According to legend, at the beginnings of time, the supreme god Vishnu was resting in the primeval sea, lying on a huge serpent, the seven-headed cobra Shesha. When he awoke, Vishnu had assumed the shape of a golden egg, from whose shells the Sky and the Earth were created. It is said that when the World comes to an end, he will assume a similar position and recreate the World. He is usually depicted with four arms, sitting, lying, or standing on a lotus flower, or on Shesha. A conch is seen in one of his hands, pointing towards the sea, where all creation began.
Vishnu represents the positive and preserving aspects, protecting humans and gods against demons and other evil forces. For this reason, he has been incarnated in nine other forms, so-called avatars. According to Hindu mythology, the tenth avatar, Kalki – a white horse with the head of a goat – will soon emerge on Earth, bringing an end to it due to Man’s excessive desire for material goods. A picture of our time?
During religious festivals, or when on a pilgrimage, worshippers of Vishnu, called Vaishnavites, adorn their face with a white figure, shaped like a tuning fork, running from their forehead down the nose.
Lakshmi, Vishnu’s shakti, is the goddess of wealth, happiness, and beauty. She is often depicted on a lotus flower, or holding a lotus in her hand. Lakshmi is the most important deity during Dipavali, or Tihar (popularly called ’Festival of Lamps’). In the evening, during this festival, countless small oil lamps illuminate streets and houses, and long rows of lamps lead to the entrance of houses, so that Lakshmi can find her way to the family cash box and fill it up.
The mount of Vishnu and Lakshmi is Garuda, part eagle, part human, who is often guarding the entrance to Vishnu temples.
The sculpture in the picture below, 6 metres long and carved from one huge rock, is called The Reclining Vishnu. He is depicted, reclining in The Cosmic Ocean, resting on a somewhat unusual bed – the eleven-headed cobra Anantha Naga. This remarkable sculpture is found in a temple in the village of Budhanilkantha, Kathmandu Valley, Nepal.
During the festival Haribondhi Ekadasi, the face of The Reclining Vishnu is being cleaned ritually with milk. (Photo copyright © by Kaj Halberg)
This sculpture, overgrown by green algae, was encountered in a temple in Ubud, Bali, Indonesia. It depicts turtles, which are sacred to Hindus, because Kurma, the second avatar (incarnation) of Vishnu, was a turtle (see caption Hindu festivals and legends below).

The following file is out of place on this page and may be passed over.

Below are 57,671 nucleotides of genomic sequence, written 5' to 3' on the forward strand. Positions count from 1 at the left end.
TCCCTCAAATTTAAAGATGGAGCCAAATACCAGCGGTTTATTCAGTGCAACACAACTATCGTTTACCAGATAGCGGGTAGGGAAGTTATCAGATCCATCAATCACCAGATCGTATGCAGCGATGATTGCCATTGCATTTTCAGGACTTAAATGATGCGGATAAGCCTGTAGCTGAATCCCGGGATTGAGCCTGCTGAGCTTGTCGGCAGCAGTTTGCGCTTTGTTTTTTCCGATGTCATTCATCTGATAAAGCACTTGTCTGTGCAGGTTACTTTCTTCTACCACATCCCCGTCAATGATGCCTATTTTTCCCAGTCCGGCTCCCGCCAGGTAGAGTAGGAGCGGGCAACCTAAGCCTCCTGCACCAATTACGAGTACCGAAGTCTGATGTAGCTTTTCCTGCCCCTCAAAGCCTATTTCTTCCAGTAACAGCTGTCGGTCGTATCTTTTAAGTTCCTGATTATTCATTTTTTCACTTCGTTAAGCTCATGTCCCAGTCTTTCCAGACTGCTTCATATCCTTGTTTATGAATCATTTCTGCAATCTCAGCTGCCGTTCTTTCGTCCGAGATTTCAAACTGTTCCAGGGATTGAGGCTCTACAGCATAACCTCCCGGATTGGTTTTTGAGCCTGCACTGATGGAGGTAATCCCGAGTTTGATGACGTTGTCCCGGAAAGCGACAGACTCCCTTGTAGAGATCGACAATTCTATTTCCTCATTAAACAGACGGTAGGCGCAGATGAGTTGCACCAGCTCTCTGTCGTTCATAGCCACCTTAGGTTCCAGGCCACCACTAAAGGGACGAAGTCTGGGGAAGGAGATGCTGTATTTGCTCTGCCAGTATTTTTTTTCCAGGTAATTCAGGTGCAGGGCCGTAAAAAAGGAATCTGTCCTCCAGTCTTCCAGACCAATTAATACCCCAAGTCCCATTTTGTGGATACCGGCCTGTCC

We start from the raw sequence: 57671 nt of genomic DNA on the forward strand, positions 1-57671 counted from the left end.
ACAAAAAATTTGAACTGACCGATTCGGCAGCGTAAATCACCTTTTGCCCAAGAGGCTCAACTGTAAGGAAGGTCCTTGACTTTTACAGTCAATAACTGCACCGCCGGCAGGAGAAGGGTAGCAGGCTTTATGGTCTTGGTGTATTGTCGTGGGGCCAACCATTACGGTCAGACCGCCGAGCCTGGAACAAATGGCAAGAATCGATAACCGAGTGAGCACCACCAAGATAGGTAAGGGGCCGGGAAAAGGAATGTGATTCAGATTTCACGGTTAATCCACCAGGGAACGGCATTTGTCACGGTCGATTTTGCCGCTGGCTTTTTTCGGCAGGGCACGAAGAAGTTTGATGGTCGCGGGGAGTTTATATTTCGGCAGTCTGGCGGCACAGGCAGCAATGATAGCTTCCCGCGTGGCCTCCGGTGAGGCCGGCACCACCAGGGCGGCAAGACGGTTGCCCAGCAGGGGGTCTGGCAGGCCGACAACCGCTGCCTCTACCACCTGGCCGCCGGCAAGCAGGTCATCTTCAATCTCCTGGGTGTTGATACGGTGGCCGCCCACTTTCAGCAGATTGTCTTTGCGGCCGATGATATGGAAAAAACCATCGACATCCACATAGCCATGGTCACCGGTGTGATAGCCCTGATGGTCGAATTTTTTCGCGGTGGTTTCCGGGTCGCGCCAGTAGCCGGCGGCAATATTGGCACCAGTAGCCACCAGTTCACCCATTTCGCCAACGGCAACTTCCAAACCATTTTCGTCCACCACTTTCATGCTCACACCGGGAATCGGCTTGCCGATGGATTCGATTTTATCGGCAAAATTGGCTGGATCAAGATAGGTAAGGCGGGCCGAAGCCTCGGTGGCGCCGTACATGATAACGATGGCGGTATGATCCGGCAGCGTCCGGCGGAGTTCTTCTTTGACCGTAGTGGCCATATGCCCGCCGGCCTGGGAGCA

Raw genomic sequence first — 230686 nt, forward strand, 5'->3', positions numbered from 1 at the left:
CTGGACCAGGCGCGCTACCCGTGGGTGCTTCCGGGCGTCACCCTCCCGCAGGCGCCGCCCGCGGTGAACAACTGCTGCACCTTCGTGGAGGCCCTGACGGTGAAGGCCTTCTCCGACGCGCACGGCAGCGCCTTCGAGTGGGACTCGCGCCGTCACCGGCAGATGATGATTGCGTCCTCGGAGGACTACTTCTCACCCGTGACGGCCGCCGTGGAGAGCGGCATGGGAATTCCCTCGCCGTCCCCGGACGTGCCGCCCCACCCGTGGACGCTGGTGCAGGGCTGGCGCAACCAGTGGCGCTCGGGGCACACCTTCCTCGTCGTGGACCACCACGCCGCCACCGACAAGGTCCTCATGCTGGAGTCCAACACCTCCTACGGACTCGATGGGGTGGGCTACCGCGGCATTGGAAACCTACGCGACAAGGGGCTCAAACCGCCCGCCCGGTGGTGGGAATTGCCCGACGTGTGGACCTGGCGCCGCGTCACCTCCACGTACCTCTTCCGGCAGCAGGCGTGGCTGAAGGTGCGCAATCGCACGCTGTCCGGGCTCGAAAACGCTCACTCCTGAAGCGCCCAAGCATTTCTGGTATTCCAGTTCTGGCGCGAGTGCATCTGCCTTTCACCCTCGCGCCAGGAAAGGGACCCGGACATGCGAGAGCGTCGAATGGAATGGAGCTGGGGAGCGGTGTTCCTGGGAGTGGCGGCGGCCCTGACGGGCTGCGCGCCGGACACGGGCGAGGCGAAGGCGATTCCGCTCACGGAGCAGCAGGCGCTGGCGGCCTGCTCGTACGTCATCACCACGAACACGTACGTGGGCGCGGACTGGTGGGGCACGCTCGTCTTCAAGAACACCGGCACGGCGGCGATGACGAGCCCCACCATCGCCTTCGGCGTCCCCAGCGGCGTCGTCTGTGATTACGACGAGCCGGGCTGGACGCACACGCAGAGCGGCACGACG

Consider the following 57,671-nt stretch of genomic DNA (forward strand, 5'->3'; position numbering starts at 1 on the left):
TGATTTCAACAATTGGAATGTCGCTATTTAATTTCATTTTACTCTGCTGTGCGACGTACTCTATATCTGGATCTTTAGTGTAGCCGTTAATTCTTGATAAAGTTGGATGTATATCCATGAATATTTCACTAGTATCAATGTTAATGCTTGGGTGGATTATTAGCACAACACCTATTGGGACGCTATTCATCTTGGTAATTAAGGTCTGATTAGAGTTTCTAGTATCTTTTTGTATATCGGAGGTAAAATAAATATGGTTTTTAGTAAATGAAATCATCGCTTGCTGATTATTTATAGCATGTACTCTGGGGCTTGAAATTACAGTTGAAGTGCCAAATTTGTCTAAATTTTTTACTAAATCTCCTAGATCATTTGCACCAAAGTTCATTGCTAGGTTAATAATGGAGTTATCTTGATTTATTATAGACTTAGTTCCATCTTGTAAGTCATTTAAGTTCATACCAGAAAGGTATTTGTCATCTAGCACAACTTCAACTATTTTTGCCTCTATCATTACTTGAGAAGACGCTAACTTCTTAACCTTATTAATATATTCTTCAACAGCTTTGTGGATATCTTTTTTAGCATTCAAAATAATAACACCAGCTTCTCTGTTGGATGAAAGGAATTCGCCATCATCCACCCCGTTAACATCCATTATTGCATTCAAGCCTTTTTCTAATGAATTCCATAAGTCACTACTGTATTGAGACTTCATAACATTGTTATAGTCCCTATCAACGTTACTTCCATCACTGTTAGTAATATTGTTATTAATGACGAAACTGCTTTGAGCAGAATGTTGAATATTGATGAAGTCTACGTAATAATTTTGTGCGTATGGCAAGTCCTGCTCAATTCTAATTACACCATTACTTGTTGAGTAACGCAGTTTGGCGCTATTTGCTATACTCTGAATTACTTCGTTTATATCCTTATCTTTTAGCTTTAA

(Photo copyright © by Kaj Halberg)
Brass water tap in Tusha Hiti, a royal bath from 1646 in the Old Royal Palace, Durbar Square, Patan, Kathmandu Valley, Nepal, depicting Vishnu and Lakshmi, riding on their mount, the man-eagle Garuda. (Photo copyright © by Kaj Halberg)
Khmer sculpture on the Terrace of Elephants, Angkor Thom, Cambodia, depicting Garuda. (Photo copyright © by Kaj Halberg)
During the festival Tihar, Lakshmi visits all her devotees. In the evening, countless small oil lamps illuminate streets and houses. (Photo copyright © by Kaj Halberg)
Rama, seventh incarnation of Vishnu, is often depicted with blue skin. According to the great epic Ramayana, Rama was a crown prince, but, in a moment of thoughtlessness, his father promised one of his other wives that her son should inherit the throne for 14 years, and during this period, Rama should be expelled from the kingdom. Rama knew of no other law than to obey his father, and spent his exile wandering about in the forests with his chosen one, Sita, and his half-brother, Lakshmana.
One day, Sita was abducted by Ravana, a ten-headed and twenty-armed demon from Sri Lanka. Hanuman, leader of the monkey army, which supported Rama, went to Sri Lanka to negotiate Sita’s release, but Ravana’s soldiers tied a rag, soaked in oil, to his tail and set fire to it. This was noticed by the god of fire, Agni, who protected Hanuman from the heat, while the flaming tail, in retaliation, set many houses on fire. An enormous leap brought Hanuman back to India. During the final battle, Rama managed to kill the evil demon, and Sita was released. When the 14 years of exile had passed, Rama went home and assumed his throne.
The Balinese Keçak Dance (‘Monkey Dance’) depicts a scene from the epic drama Ramayana. Rama’s fiancée Sita has been abducted to Sri Lanka by the demon king Ravana, and Hanuman’s monkey army is trying to rescue her. (Photo copyright © by Kaj Halberg)
This Khmer relief in Banteay Srei, Angkor, Cambodia, depicts another scene from Ramayana. The monkey brothers Sugriva and Valin battle for the crown, while Rama fires an arrow at Valin, killing him. (Photo copyright © by Kaj Halberg)
As a reward for his services, Hanuman was made a deity. He inspires strength in people, making him popular among men, while women regard him with mistrust, because he is unmarried. During puja, Hanuman statues are smeared in orange sindur, consisting of cinnabar or another red dye, mixed with mustard oil.
Due to the great deeds, performed by the monkey army in the Ramayana, monkeys are considered sacred, and troops of rhesus monkeys (Macaca mulatta), bonnet macaques (Macaca radiata), or grey langurs (Semnopithecus) often live around temples, where part of their diet is rice, sweets, or other edible offerings.